Roast Chicken Pairing: Viognier or Pinot Noir?
Viognier Exploration #3: Wine Pairing with Roast Chicken
Our next Viognier experiment will test two very nice wines with a locally sourced roast chicken dinner. For roast chicken, I would often pick out a nice Pinot Noir. If I’m really open, would a Viognier be a better match?
Going Local in Late Fall
All summer long, we enjoy making our meals from local ingredients as much as possible. As we get into the colder weather, locally sourced meals become more challenging. It took a bit a work, but we succeeded. Local sustainably raised chicken from Kadejan Farms, acorn squash, onions, carrots, apples and native wild rice from the farmers market, and a few herbs from our garden which survived our first few frosts. Even the sunflower oil is from Wisconsin.
Meal preparation details will follow at the bottom; let’s get right into the test for our two wines. Herb and apple stuffed roast chicken with pan gravy, roasted acorn squash, and wild rice. Earthy flavors dominate the meal.
Peay Estate Viognier 2011 ($40 winery by mail)
Eye: Bright clear yellow, rich color
Nose: Rich & floral, a bit like honey, except it isn’t sweet at all. Perhaps a touch of oak, but it seems appropriate and well integrated.
Mouth: Rich, creamy, a hint of oak, but not oaky. Nice acidity, but not even close to tart.
Flowers Sonoma Coast Pinot Noir 2009 ($52 locally)
Eye: Medium dark purplish red, translucent throughout.
Nose: Herbs, eucalyptus in front of the red fruit. A little bit of musty basement in a good way. Very interesting!
Mouth: Medium density mouthfeel, seems lower in acidity, not tart at all. A bit of tannin in the finish. Lively.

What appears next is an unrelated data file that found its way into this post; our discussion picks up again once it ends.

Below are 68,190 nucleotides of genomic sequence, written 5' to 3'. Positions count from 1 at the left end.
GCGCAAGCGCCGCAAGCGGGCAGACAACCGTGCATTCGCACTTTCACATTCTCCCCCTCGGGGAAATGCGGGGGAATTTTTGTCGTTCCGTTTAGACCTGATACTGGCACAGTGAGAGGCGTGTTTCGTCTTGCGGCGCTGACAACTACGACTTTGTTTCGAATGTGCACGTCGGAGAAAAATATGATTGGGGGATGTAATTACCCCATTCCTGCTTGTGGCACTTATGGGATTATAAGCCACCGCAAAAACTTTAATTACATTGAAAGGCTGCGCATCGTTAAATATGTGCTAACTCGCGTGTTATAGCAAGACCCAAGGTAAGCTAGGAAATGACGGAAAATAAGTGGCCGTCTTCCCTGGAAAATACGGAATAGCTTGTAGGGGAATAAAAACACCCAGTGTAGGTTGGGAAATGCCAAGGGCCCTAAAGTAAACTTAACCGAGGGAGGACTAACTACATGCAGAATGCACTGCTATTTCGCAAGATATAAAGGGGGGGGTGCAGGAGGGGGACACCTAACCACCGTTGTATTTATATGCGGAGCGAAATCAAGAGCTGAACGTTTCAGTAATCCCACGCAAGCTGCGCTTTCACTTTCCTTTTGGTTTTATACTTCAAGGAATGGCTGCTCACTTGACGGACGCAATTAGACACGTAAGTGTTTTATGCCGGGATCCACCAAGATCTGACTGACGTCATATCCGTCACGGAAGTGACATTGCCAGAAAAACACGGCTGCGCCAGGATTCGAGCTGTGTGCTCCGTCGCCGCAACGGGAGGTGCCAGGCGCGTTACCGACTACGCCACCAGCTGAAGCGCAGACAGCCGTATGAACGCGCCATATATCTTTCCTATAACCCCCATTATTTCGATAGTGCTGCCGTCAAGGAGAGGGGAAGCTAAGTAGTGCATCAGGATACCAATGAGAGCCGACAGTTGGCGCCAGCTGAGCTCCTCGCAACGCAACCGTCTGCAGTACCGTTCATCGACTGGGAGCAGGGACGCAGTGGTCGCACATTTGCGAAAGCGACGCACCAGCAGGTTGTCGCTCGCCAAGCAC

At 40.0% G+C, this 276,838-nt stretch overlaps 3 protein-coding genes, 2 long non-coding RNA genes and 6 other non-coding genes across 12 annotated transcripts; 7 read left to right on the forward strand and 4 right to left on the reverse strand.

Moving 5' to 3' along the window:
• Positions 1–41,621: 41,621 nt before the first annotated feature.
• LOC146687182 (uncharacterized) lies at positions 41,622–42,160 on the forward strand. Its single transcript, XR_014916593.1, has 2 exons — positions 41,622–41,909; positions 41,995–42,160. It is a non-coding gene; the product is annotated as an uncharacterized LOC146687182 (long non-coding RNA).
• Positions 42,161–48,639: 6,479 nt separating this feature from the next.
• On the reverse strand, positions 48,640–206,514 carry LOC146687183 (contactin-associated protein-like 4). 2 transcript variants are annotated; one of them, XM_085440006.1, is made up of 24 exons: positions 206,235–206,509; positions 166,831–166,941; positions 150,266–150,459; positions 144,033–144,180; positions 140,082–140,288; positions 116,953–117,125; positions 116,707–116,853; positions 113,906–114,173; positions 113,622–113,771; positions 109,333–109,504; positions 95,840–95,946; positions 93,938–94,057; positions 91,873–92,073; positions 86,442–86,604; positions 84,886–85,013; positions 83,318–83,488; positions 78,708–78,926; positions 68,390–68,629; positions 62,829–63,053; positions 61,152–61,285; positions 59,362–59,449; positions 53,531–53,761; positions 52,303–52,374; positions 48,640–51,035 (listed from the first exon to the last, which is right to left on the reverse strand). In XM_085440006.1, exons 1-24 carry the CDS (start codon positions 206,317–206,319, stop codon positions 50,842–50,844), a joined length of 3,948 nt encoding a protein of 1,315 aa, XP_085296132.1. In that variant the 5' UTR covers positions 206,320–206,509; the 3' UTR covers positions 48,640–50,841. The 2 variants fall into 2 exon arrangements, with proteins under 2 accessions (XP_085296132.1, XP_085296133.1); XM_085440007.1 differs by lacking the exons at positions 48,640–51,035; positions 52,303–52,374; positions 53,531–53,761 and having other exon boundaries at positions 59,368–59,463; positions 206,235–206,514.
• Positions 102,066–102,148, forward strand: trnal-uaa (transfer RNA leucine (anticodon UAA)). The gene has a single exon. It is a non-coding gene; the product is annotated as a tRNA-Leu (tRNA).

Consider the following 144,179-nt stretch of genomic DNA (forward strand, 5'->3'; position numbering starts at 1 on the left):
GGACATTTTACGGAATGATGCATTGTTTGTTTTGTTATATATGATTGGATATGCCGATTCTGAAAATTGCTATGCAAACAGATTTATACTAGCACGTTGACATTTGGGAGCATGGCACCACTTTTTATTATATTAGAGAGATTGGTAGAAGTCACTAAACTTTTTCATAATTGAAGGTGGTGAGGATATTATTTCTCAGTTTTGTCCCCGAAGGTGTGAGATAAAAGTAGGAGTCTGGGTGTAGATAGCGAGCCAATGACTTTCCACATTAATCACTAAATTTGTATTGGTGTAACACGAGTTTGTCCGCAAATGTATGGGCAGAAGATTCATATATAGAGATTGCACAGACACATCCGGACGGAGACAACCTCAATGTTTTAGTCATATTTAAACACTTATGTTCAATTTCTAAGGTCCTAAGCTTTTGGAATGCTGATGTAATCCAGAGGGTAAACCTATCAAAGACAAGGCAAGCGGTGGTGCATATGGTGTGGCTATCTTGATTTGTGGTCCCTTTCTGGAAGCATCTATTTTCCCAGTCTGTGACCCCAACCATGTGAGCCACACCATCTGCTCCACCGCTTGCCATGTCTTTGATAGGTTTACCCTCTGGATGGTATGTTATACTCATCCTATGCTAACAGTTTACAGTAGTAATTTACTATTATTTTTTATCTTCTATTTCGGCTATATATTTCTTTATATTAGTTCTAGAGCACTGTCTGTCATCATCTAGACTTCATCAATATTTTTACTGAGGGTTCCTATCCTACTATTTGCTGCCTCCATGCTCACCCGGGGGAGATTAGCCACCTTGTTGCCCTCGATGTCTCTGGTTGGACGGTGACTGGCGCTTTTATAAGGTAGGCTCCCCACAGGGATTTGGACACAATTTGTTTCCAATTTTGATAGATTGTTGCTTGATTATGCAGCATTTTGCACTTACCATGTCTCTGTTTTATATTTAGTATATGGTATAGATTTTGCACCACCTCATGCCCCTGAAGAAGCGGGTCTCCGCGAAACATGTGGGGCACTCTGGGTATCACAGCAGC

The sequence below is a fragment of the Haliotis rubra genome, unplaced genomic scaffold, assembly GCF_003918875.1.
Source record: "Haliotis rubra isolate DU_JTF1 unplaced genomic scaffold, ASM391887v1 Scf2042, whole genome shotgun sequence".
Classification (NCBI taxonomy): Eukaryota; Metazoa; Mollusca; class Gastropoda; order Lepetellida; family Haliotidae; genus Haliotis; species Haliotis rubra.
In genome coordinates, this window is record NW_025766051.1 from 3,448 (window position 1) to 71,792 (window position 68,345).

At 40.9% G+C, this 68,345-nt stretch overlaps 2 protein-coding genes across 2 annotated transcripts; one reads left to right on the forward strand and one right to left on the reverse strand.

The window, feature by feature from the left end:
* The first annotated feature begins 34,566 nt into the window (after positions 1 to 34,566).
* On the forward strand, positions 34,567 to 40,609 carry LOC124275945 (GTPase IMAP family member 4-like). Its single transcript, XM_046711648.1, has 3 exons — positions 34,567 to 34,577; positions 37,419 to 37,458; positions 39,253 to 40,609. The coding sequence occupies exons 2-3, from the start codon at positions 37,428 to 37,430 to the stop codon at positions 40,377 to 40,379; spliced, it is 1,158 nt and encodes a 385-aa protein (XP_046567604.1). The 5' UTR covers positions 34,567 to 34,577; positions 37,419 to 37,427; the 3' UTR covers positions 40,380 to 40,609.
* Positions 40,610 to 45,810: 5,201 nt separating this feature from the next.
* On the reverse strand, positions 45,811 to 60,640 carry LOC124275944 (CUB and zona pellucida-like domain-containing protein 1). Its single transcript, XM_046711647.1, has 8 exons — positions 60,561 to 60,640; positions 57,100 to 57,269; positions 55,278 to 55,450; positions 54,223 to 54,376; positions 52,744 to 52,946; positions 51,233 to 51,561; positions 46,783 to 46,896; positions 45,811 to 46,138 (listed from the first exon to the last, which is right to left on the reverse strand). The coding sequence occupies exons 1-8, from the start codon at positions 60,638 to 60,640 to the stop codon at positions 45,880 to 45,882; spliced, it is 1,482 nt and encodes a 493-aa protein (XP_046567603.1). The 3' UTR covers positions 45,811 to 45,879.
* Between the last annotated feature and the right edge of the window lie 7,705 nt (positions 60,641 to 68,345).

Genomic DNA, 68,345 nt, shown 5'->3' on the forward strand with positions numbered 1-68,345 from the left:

With all the earthy flavors, I expected to prefer the Pinot Noir. The Flowers Sonoma Coast Pinot Noir was lovely, and the fact that other non-cherry/strawberry aromas were prominent made the wine go very well with the meal. However, the Peay Estate Viognier just seemed to reflect the texture and flavors of the food even better. If you just want to drink red, by all means, go with a nice cool climate Pinot Noir like the Flowers. However, if you want to try a better match, give Viognier a try!
Meal Preparation Details
Slipping a paste of herbs between the meat and the skin of a bird will infuse a delicate herbal flavor into the meat. I start with a healthy fistful of herbs, from the garden if possible (dwindling by the day in Minnesota). Chop the herbs and mix in just a bit of oil – sunflower oil from Wisconsin here. I use just enough oil to coat the herbs. Then, stuff the herb mixture between the chicken meat and the skin.
I like to roast fowl over a bed of celery, onions and carrots. Staying local, I skipped the celery and just used the onions and carrots. Normally, I’d stuff the cavity with slices of lemon, but we don’t grow very many lemons in Minnesota. Apples provide plenty of moisture and fill the local bill nicely. Truss up the bird and roast at 425 F for 90 minutes.
Acorn squash is as easy as can be. Cut it in half, scoop out the seeds. I like to add about 1 teaspoon of (local) maple syrup into the cavity of each half. 1 acorn squash is perfect to serve two as a side dish. At the same 425F oven temperature, I roast the squash for about 40 minutes.
Native Wild Rice
I purchased my wild rice from Northern Lakes Wild Rice at the Mill City Farmers Market in Minneapolis. This is real wild rice, harvested by hand. You may notice this wild rice is lighter in color than commercially grown “wild” rice. The texture and flavor are really superior in the truly wild product. If you have never tried it, you should search some out. Northern Lakes even offers Light Wild Rice, which is just rice from a lake that produces a particularly light in color rice with its own unique flavor. They don’t have it every year, as the lakes which produce it are very remote and no one likes to go harvest the rice! The rice is easy to cook, very similar to long grain rice, taking about 30 minutes of simmering on the stove to hydrate fully.
Do you have any favorite food pairings for Viognier? How about favorite Viogniers? I’m working on picking up a sample from Virginia. Any other “must haves”?